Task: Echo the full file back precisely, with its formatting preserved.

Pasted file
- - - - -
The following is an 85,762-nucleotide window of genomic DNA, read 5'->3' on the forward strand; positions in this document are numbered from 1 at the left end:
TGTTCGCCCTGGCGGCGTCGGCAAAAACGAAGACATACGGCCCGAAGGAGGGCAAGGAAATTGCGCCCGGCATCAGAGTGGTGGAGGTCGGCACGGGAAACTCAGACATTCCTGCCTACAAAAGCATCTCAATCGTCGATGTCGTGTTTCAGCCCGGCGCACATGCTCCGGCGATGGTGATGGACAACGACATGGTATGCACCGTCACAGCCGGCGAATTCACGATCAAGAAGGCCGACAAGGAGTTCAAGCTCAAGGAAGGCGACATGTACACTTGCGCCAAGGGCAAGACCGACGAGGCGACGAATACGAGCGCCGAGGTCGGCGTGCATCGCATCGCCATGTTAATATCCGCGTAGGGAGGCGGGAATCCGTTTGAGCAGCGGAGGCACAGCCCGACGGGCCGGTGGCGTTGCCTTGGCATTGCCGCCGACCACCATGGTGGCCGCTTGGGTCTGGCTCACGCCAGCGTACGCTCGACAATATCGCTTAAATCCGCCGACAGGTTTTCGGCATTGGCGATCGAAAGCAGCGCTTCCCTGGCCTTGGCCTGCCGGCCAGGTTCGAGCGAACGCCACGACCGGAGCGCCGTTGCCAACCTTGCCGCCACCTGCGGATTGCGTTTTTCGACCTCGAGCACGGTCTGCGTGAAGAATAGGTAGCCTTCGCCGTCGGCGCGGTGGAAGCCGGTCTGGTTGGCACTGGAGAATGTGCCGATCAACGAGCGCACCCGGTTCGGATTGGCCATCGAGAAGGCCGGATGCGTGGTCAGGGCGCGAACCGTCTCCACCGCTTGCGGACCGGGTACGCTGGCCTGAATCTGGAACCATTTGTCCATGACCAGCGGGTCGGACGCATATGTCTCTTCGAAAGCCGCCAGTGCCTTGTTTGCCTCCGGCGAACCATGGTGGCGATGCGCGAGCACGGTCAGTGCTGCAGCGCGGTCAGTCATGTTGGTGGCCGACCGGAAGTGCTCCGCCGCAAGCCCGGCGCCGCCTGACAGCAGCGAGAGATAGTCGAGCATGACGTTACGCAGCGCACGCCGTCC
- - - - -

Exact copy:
The following is an 85,762-nucleotide window of genomic DNA, read 5'->3' on the forward strand; positions in this document are numbered from 1 at the left end:
TGTTCGCCCTGGCGGCGTCGGCAAAAACGAAGACATACGGCCCGAAGGAGGGCAAGGAAATTGCGCCCGGCATCAGAGTGGTGGAGGTCGGCACGGGAAACTCAGACATTCCTGCCTACAAAAGCATCTCAATCGTCGATGTCGTGTTTCAGCCCGGCGCACATGCTCCGGCGATGGTGATGGACAACGACATGGTATGCACCGTCACAGCCGGCGAATTCACGATCAAGAAGGCCGACAAGGAGTTCAAGCTCAAGGAAGGCGACATGTACACTTGCGCCAAGGGCAAGACCGACGAGGCGACGAATACGAGCGCCGAGGTCGGCGTGCATCGCATCGCCATGTTAATATCCGCGTAGGGAGGCGGGAATCCGTTTGAGCAGCGGAGGCACAGCCCGACGGGCCGGTGGCGTTGCCTTGGCATTGCCGCCGACCACCATGGTGGCCGCTTGGGTCTGGCTCACGCCAGCGTACGCTCGACAATATCGCTTAAATCCGCCGACAGGTTTTCGGCATTGGCGATCGAAAGCAGCGCTTCCCTGGCCTTGGCCTGCCGGCCAGGTTCGAGCGAACGCCACGACCGGAGCGCCGTTGCCAACCTTGCCGCCACCTGCGGATTGCGTTTTTCGACCTCGAGCACGGTCTGCGTGAAGAATAGGTAGCCTTCGCCGTCGGCGCGGTGGAAGCCGGTCTGGTTGGCACTGGAGAATGTGCCGATCAACGAGCGCACCCGGTTCGGATTGGCCATCGAGAAGGCCGGATGCGTGGTCAGGGCGCGAACCGTCTCCACCGCTTGCGGACCGGGTACGCTGGCCTGAATCTGGAACCATTTGTCCATGACCAGCGGGTCGGACGCATATGTCTCTTCGAAAGCCGCCAGTGCCTTGTTTGCCTCCGGCGAACCATGGTGGCGATGCGCGAGCACGGTCAGTGCTGCAGCGCGGTCAGTCATGTTGGTGGCCGACCGGAAGTGCTCCGCCGCAAGCCCGGCGCCGCCTGACAGCAGCGAGAGATAGTCGAGCATGACGTTACGCAGCGCACGCCGTCC